“The creative process is not like a situation where you get struck by a single lighting bolt. You have ongoing discoveries, and there’s ongoing creative revelations. Yes, it’s really helpful to be marching toward a specific destination, but, along the way, you must allow yourself room for your ideas to blossom, take root, and grow.” ~ Carlton Cuse
“The creative process is a process of surrender, not control.” ~ Julia Cameron
“Any creative process is about being in a territory which isn’t secure, isn’t necessarily familiar, and isn’t convenient in any sort of way. And that’s the excitement of it.” ~ Susanne Bier
“My most important piece of advice to all you would-be writers: When you write, try to leave out all the parts readers skip.” ~ Elmore Leonard, Elmore Leonard’s 10 Rules of Writing
When I first thought of writing this post, I was asking myself, “How in the heck will I know when my book is finished?” It’s been such a long time in coming. Years in fact. After so many revisions, so many I’ve lost count, I wonder if I will know when my manuscript is ready to publish.
Many authors think they are finished with their manuscript so they go through the long process of finding an agent, then a publisher, then there are more edits according to the advice of the publishers. No wonder so many people who think they want to write the next great American novel give up. You spend years writing and revising and then you will probably get rejection after rejection before, or if, someone decides they want to publish your book. And then it takes another year or two before its available in bookstores. I’m not sure I have that much time. After all, I’m a late bloomer. I didn’t begin writing until I was fifty-four years old. I’m now sixty-two. I don’t want to wait another two or three years to see my book published.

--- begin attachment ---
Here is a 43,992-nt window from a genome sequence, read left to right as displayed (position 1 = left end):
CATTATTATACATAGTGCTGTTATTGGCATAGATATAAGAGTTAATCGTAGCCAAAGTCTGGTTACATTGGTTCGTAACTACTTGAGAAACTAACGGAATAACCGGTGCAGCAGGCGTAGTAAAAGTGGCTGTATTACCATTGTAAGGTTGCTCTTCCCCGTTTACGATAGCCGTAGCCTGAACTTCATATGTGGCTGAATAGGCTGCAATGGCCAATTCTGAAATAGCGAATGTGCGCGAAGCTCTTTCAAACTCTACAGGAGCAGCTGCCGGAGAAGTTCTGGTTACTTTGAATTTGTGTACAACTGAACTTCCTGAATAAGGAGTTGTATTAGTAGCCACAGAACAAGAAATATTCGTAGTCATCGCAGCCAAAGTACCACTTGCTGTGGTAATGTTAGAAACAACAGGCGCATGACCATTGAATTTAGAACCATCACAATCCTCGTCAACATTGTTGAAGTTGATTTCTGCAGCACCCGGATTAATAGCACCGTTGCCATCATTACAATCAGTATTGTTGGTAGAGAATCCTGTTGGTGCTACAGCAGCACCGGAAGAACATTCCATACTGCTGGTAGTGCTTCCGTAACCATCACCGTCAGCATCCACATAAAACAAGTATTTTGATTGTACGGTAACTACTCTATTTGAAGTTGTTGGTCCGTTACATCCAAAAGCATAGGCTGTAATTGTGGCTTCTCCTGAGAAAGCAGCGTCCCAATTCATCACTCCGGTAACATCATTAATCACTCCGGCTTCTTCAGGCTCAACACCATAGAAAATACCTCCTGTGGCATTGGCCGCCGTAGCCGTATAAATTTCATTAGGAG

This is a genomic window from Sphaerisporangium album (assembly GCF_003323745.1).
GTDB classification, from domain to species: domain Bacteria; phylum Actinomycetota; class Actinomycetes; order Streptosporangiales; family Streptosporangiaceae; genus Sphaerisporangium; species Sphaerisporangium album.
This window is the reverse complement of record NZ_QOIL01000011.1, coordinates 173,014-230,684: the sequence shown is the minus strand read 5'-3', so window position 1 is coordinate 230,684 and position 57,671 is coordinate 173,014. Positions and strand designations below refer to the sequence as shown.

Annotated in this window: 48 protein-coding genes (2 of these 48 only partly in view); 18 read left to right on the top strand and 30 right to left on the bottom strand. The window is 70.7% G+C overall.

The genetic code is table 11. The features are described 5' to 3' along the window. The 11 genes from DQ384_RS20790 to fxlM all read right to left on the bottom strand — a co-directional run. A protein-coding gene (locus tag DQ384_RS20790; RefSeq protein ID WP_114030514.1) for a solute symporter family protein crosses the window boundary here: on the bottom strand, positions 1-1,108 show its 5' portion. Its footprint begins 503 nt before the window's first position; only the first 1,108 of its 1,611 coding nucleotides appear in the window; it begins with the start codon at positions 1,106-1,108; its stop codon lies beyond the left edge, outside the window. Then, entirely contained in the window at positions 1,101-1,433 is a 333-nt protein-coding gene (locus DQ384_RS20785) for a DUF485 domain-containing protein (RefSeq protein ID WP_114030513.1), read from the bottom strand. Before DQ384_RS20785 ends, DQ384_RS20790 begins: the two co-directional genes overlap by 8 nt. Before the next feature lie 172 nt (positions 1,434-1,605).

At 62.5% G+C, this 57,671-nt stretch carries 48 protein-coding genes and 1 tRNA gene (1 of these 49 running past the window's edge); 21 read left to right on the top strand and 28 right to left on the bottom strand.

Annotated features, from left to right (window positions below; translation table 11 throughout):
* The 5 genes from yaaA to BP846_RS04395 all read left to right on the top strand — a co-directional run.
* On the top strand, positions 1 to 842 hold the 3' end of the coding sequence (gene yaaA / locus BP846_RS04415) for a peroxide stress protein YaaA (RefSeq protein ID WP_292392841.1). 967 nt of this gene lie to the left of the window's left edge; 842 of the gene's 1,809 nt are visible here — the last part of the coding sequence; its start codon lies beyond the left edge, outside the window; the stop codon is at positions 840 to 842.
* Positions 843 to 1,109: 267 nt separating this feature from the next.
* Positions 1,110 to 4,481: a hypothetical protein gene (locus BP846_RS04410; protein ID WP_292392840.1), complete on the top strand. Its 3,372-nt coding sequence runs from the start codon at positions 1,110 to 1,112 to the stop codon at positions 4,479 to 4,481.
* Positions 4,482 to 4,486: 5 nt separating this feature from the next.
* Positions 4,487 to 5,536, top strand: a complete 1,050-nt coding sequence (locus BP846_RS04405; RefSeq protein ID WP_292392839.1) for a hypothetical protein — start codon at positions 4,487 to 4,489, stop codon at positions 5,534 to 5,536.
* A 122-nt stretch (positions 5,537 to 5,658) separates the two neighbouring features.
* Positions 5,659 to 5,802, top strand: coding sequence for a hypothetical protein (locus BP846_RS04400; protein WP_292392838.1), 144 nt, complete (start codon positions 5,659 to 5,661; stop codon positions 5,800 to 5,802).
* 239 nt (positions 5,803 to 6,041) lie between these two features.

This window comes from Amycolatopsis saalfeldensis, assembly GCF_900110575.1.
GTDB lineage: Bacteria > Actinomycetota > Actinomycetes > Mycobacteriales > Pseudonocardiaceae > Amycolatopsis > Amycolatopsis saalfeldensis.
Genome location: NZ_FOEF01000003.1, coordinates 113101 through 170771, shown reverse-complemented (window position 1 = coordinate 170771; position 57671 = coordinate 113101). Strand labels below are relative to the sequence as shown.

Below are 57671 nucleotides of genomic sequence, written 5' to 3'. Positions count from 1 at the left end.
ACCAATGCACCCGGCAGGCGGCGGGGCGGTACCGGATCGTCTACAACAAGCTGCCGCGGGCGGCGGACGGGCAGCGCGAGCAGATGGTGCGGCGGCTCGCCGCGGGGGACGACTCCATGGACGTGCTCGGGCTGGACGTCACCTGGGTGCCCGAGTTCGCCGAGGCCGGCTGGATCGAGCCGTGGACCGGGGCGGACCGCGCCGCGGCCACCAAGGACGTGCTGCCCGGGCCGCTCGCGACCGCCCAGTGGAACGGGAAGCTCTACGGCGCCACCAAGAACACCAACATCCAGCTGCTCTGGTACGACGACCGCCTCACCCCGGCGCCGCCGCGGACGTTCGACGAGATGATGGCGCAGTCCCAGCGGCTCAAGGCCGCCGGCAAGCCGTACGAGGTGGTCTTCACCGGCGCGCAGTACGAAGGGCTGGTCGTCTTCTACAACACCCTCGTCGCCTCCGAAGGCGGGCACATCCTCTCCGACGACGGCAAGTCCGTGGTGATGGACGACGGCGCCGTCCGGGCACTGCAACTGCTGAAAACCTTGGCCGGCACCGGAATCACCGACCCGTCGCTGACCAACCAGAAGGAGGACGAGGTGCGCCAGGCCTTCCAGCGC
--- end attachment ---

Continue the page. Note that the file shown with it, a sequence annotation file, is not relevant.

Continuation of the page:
That’s why I’ve decided to publish my book myself instead of waiting until a publisher decides its worth their time. Maybe I’m crazy, but something inside tells me to follow my own instincts about every aspect of this process and not rely on the approval of other people. In any case, the way the publishing world has evolved, even a new writer backed by a traditional publisher, needs to have a following in place and they have to do much of the marketing themselves. So, why not self-publish? The process of publishing a book is fairly easy now days.
Even though I’ve decided to publish the book myself, I still have the question in my head, “How will I know when its finished?” This is what I think happens. There is a click in an artists head that tells him or her when their piece is complete. That doesn’t mean perfect, it just means that the work is as finished as the author’s abilities allow at that time. Nothing created is ever perfect, but there comes a point when any changes made to the painting, or the song, or the book are just changes. They don’t improve the piece.
I read a quote recently, I can’t remember where, that said something like, “An author writes the book, it’s the reader who attaches the meaning.” Since I believe that is true, it’s my job to finish telling the story that wants to be told and then send it out into the world. No one will be able to attach the meaning to it that I do because they didn’t live the experiences that brought the book into being. I just hope it touches people. That’s the most I can hope for. Writing this article has helped me see that my manuscript IS nearly finished. There may be a few more tweaks after my writer friends give me their comments, but my instincts tell me that I don’t need to make any more major changes. It’s as good as I can make it and that has to be good enough for me. I hope it’s good enough for my readers.
Thanks for reading. Feel free to leave a comment or share with a friend.
Lucinda Sage-Midgorden © 2015